[ fak-tiv ]
/ ˈfæk tɪv /
(of a verb, adjective, or noun phrase) presupposing the truth of an embedded sentence that serves as complement, as realize in I didn't realize that he had left, which presupposes that it is true that he had left.
a factive expression.
Can You Ace This Quiz About “Compliment” vs. “Complement”?
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“Compliment” and “complement” had a shared meaning a long time ago, but today they are no longer interchangeable.
OTHER WORDS FROM factivefac·tiv·i·ty, noun
Words nearby factive
Dictionary.com Unabridged Based on the Random House Unabridged Dictionary, © Random House, Inc. 2020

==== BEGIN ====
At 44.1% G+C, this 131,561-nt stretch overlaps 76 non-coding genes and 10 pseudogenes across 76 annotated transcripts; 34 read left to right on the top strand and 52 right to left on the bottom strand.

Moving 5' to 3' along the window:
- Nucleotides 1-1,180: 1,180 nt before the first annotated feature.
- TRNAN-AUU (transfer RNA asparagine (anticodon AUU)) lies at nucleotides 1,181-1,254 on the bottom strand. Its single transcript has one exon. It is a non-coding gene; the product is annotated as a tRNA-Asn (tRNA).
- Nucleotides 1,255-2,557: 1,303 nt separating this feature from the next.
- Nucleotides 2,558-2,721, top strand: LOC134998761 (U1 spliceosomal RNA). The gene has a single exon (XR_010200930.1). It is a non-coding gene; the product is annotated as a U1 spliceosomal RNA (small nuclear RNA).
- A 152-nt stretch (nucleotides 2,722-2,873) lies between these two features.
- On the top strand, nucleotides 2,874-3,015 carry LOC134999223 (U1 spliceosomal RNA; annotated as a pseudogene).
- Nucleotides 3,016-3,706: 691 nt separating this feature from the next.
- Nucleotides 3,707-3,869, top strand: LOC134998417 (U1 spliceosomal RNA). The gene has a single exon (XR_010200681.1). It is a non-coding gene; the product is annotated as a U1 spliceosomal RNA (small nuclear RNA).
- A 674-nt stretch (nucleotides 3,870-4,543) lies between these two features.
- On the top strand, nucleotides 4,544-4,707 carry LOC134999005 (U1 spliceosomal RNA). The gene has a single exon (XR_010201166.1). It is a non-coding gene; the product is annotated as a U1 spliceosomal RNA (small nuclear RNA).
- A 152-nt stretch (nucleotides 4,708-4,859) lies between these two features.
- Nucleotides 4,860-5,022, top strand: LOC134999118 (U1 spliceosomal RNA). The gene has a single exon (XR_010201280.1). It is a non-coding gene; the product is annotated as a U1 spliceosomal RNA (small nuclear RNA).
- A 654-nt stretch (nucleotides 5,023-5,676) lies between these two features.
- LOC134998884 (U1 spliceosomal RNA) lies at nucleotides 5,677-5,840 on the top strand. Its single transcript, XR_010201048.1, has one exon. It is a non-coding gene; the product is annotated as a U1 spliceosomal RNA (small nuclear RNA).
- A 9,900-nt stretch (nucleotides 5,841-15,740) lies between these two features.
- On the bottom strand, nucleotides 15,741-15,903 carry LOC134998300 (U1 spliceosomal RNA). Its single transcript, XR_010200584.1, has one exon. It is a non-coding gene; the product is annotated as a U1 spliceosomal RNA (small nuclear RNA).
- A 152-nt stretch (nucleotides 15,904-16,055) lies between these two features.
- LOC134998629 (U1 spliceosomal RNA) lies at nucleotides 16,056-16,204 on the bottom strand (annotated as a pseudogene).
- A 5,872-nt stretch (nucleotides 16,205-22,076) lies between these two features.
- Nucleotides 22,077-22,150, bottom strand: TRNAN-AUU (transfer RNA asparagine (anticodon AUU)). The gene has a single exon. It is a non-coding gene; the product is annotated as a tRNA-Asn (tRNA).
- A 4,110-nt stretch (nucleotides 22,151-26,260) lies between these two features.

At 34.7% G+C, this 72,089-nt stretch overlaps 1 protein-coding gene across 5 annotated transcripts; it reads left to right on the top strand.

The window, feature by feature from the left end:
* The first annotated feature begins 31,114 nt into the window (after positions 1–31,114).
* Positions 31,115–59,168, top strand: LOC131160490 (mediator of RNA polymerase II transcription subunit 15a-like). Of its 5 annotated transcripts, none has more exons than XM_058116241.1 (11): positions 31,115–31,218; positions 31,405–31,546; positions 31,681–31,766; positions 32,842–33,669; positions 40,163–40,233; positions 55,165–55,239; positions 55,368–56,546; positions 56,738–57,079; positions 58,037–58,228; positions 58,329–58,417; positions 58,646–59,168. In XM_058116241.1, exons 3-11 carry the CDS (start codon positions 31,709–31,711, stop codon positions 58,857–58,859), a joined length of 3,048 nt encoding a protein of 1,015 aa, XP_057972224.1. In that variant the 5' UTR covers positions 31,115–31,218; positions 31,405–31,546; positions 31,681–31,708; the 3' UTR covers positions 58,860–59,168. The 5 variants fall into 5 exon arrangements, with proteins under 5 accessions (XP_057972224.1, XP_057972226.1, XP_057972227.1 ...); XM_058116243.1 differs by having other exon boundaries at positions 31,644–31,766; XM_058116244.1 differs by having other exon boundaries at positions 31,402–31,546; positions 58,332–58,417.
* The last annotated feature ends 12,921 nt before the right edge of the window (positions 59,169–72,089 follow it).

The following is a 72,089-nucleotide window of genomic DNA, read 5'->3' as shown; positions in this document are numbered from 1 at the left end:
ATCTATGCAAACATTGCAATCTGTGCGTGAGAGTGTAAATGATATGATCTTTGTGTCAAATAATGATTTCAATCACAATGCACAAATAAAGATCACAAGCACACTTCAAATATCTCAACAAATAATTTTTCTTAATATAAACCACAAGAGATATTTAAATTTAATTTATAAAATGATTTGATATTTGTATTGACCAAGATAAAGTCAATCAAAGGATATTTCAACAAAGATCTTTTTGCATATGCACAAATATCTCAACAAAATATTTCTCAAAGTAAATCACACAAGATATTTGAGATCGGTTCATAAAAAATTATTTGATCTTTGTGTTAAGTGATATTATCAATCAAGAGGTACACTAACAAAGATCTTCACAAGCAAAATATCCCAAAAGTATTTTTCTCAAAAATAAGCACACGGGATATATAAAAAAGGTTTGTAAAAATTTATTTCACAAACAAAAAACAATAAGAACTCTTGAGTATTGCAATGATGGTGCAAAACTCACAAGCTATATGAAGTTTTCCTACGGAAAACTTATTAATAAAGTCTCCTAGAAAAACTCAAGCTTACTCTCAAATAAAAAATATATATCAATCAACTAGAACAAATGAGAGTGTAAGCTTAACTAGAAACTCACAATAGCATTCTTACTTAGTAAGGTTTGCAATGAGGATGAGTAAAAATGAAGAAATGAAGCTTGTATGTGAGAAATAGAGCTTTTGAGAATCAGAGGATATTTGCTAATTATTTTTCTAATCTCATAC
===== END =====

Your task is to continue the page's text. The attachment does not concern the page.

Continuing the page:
Example sentences from the Web for factive
Even so within the mind of man we may discern a triple series—the factive, practical, and speculative intellects.Renaissance in Italy: Italian Literature|John Addington Symonds
British Dictionary definitions for factive
/ (ˈfæktɪv) /
logic linguistics philosophy (of a linguistic context) giving rise to the presupposition that a sentence occurring in that context is true, as John regrets that Mary did not attend
Collins English Dictionary - Complete & Unabridged 2012 Digital Edition © William Collins Sons & Co. Ltd. 1979, 1986 © HarperCollins Publishers 1998, 2000, 2003, 2005, 2006, 2007, 2009, 2012